Men don't have commitment issues. Not when it comes to wallets, anyway.
We will carry around the same genuine imitation leather carryall until there is more air than wallet enfolding our worldly goods.
That's when it's just getting broken in. Considering where we carry wallets, we need that well-worn tenderizing.
Most women I know carry purses - but hardly ever the same one for very long. They possess a whole fleet of purses in various sizes, colors and styles to swap out by outfit, occasion or for no better reason than they feel like it.
For a woman, a purse is a fashion accessory with function. For a man, a wallet is a security blanket.
Novelist Jonathan Carroll once remarked, ''Most men, no matter how well or badly dressed, carry overstuffed, beat up wallets that should have been replaced years ago. Why is that? Every time I see a guy take out a wallet anywhere, it looks like a piece of old melted chocolate cake-with strings.''
Why? Because we detest change. Worse is the very thought of unpacking one wallet and reloading everything into a stiff, fresh one. Since it won't have the same configuration of slots, nooks and crannies, to replace a wallet would mean having to actually sort through all those scraps of paper lodged in the crevices of the old one.
We guys make a hobby of joking about the amount of stuff our wives cram into their purses. We're worse. We use our engineering abilities to cram just as much junk into a much smaller space. Then we sit on it. Wallets are teeny, tiny suitcases.
I understand all this despite a rather embarrassing irony - I no longer carry a wallet.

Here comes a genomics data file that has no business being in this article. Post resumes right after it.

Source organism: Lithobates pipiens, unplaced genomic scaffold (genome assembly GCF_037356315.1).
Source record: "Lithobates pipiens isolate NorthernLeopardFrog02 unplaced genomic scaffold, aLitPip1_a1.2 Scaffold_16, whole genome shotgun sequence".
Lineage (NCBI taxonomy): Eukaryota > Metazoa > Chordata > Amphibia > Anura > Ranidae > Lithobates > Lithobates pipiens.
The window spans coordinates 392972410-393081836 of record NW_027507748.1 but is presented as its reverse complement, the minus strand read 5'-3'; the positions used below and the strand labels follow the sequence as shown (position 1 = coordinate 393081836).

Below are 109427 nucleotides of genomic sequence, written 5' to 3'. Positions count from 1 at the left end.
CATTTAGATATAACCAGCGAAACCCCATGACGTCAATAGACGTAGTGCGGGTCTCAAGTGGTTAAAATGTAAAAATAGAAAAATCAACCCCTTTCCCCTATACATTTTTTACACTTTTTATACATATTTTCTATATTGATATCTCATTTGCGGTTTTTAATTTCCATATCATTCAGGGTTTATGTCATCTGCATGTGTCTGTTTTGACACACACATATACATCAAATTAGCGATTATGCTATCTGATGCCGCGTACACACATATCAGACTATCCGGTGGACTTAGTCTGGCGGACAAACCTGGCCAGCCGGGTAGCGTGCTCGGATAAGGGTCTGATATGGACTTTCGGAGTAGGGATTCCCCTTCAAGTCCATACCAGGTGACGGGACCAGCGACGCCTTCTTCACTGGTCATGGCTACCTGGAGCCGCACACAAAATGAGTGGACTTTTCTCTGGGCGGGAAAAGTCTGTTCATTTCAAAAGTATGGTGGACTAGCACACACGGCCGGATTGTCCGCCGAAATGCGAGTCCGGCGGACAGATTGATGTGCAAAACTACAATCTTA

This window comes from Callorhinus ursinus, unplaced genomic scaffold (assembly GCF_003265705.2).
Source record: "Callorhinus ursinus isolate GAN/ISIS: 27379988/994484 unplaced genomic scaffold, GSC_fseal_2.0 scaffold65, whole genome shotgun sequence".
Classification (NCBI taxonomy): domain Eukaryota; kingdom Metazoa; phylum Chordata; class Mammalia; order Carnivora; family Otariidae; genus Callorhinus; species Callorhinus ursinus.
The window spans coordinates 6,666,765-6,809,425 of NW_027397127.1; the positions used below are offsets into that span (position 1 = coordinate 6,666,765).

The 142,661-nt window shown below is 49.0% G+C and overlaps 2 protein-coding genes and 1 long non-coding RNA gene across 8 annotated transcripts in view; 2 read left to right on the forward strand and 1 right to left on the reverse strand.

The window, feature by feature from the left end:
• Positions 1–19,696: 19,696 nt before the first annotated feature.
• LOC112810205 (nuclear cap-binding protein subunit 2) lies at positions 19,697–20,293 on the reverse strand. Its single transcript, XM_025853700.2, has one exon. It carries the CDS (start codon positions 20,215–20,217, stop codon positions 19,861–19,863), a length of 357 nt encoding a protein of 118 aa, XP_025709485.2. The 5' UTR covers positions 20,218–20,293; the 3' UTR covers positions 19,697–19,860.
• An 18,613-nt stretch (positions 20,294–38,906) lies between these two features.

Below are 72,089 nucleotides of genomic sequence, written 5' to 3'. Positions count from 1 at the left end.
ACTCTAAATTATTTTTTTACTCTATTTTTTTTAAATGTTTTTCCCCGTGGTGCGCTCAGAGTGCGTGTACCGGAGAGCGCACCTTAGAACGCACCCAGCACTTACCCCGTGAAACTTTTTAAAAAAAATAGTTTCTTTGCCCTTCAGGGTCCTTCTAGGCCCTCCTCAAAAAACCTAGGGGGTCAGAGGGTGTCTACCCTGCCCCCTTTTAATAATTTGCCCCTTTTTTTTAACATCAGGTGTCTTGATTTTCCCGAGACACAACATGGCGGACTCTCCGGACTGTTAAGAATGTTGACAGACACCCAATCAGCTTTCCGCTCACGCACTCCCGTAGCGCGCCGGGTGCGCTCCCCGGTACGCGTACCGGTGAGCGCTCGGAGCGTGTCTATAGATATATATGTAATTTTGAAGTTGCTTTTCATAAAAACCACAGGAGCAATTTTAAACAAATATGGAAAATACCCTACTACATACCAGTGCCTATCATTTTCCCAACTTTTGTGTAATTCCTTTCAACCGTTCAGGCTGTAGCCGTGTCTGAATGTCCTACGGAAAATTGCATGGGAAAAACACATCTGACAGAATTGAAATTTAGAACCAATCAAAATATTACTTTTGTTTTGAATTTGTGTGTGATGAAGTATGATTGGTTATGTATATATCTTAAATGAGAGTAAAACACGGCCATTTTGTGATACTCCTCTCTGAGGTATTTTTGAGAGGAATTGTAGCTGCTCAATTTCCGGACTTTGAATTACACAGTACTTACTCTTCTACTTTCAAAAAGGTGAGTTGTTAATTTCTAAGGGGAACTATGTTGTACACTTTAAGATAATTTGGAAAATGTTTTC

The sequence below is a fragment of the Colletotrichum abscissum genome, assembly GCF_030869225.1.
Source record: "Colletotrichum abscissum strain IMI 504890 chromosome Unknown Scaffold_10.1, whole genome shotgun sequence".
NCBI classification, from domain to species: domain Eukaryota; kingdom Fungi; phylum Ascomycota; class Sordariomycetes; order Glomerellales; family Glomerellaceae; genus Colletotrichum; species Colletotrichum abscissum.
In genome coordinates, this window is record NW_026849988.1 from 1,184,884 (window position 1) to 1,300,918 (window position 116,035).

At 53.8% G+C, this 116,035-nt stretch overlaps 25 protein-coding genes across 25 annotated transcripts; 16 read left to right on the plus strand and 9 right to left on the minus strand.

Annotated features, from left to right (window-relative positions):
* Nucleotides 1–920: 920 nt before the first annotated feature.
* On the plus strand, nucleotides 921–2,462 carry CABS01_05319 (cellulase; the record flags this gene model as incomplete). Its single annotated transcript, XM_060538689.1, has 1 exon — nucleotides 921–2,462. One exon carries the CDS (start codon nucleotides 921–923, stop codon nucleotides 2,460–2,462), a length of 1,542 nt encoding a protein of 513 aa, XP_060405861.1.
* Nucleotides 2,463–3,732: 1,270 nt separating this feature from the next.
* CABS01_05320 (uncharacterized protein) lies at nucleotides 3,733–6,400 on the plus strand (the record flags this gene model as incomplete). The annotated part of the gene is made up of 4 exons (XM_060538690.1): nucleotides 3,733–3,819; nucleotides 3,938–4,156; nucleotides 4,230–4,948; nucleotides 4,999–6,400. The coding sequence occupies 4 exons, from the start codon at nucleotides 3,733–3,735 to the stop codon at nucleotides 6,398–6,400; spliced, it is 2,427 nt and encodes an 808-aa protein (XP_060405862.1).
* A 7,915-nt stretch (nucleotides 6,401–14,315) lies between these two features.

I quit six or seven years ago on the advice of my chiropractor. My wallet was so side-heavy that it tilted my axis out of orbit. It was either jettison the pocket-sized backpack or enlist a second wallet as balance for the other pocket. I considered it. I needed the annex for the rest of my stuff.
I still have the wallet, of course. I may not carry it, but I'm still committed to it. The wallet dates back to the Truman administration, which is pretty impressive, considering I wasn't born until Eisenhower and had no real need of a wallet - I called it a billfold, then - until Nixon.
The wallet remains loaded with pretty much everything except cash, which means nothing has changed. Peeking inside was like searching for treasure in a compact scrapbook.
Foggy photos of high school classmates whose names also are a bit foggy. Pizza coupons that expired in 1981. Credit cards for defunct stores. Scraps of my college ID. Enough receipts to start a campfire, including one for a Slurpee purchased in 1972. Ticket stubs for ball games I don't remember. A mystery phone number that must be important but that I'm afraid to call because I never wrote a name beside it.
There are shirt buttons, paperclips, keys that probably unlock something, business cards, a piece of yarn (why?), a Monopoly playing piece (the shoe), and a list of things I was supposed to pick up at the grocery 13 years ago.
The heft of the old wallet felt good in my hand, like a well-oiled, well-used baseball mitt. I slipped it into my back pocket. Sweet.
With some rubber bands to hold it together, it would be good for another 10 or 15 years. Maybe 20.
It's how a guy defines commitment.
----- If that's your number in his wallet, let him know at firstname.lastname@example.org. Or check the Burton W. Cole page on Facebook.